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Balancing high-tech and high-touch

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We all know them. We envy them. We may even secretly despise them.

They are the people who have it all figured out. They know exactly how much to put aside for their retirement. They pick the right mix of programmes and investments for their short- and long-term needs. They understand the breadth of programmes their employers offer and have discovered the right way to use them to their advantage.

They are rare.

The rest of us could use some help. Maybe even a lot of help. We need guidance to make those right decisions. To use those programmes to our maximum benefit. Frankly, to help make sense of all the information, data, and choice that is out there.

A lot to make sense of

The vehicles to a fiscally fit future have grown increasingly complex through the years – defined benefit pension schemes shifting to more do-it-yourself defined contribution pensions. Lifetime ISAs and Help to Buy ISAs introduced as shorter time horizon vehicles. Private health insurance offered to provide improved access options over the NHS.

Add in the complexities of life assurance, income protection, mortgages, payday loans, credit cards and student loans and the decision making gets daunting.

If we can figure out how to choose and use these programmes to best meet our needs for the short and long haul, we’re going to thrive in our health and in our wealth. We’ll be less stressed about our finances. We won’t spend as much time worrying if we’re on the right track to retire when we want. We’ll be more productive at work and we’ll cost our employers less in health-related absence.

It’s a win-win for individuals and employers. Employers can deliver on their end of the social contract if they can help make this reality. But how can employers make it real?

Fortunately, technology can come to the rescue – to a point.

A good place to start

Decision support tools can help individuals determine what they need rationally. Being sensitive to GDPR, tools driven by personal data can span the spectrum of employer schemes, personal holdings and even “people-like-me” scenarios to establish that optimal, logical mix of programme selection and utilisation.

The best of these decision support tools consider an individual’s entire picture. They look beyond the narrowly defined trade-offs of whether to put money into that Lifetime ISA or the Help to Buy ISA, or when to choose a fixed rate mortgage over a variable. Instead they assess the entire spectrum to determine when it’s advantageous to pay off debt, when to use the pre-tax and employer match benefits of a pension, when to invest in an employer’s share schemes, how to build an emergency fund, and so on.

Artificial intelligence tools, driven by machine learning, are emerging that can automate the entire process for the individual. They can even recalibrate based on market adjustments, regulatory changes and financial changes in our data. Automated nudges can keep the individual involved and aware, but only to the extent needed.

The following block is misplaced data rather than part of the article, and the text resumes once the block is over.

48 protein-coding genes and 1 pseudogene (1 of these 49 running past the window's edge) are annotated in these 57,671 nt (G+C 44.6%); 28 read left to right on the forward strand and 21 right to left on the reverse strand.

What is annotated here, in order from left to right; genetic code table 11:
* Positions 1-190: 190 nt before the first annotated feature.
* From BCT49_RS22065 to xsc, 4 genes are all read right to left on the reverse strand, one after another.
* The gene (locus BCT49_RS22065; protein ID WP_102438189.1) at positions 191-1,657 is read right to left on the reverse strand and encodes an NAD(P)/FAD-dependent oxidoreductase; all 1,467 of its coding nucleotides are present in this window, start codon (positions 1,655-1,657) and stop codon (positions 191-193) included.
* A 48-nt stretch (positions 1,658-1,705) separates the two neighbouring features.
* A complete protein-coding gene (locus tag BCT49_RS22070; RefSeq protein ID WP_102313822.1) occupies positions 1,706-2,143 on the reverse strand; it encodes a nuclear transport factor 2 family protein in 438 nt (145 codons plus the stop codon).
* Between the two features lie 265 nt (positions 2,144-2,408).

Behavioural science tells us that people are more likely to “set and forget,” so making it easy to overcome the initial inertia is critical.

Employers can help with this technical starting point. They have access to current and historic programme participation, including data that’s often difficult to access around compensation, share schemes and incentives.

To make it simple for the majority, employers can make this data readily and securely accessible, populated into algorithms that also assess “people like me” data to create an unbiased, objective look at the options available based on the known data.

The human touch

The missing link, though, is the subjective side. So much is going on in our lives that trade-offs, preferences and genuine thought needs to be part of the overall equation. Algorithms can only go so far in capturing all the scenarios going on in our minds and in our lives.

A balance of high tech and high touch is the answer.

Employers can provide this balance objectively by adding the personal touch of independent financial advisors. IFAs armed with this aggregation and stochastic AI analysis can take that extra step of getting to know the individual and their household needs, their risk tolerance and their plans. Financial planning scenarios can be further refined for a truly bespoke approach.

In a fee-for-service IFA model funded by the employer, individuals can be further assured that advice is based on what’s best for the individual, not based on a commission.

Balancing high tech capabilities with the intangible of high touch can get us to that simplicity we crave, with clear benefit to us and our employers.

Oh, and those people who’ve invested all that time and energy to figure it all out for themselves – maybe they’ll be envying us.

 

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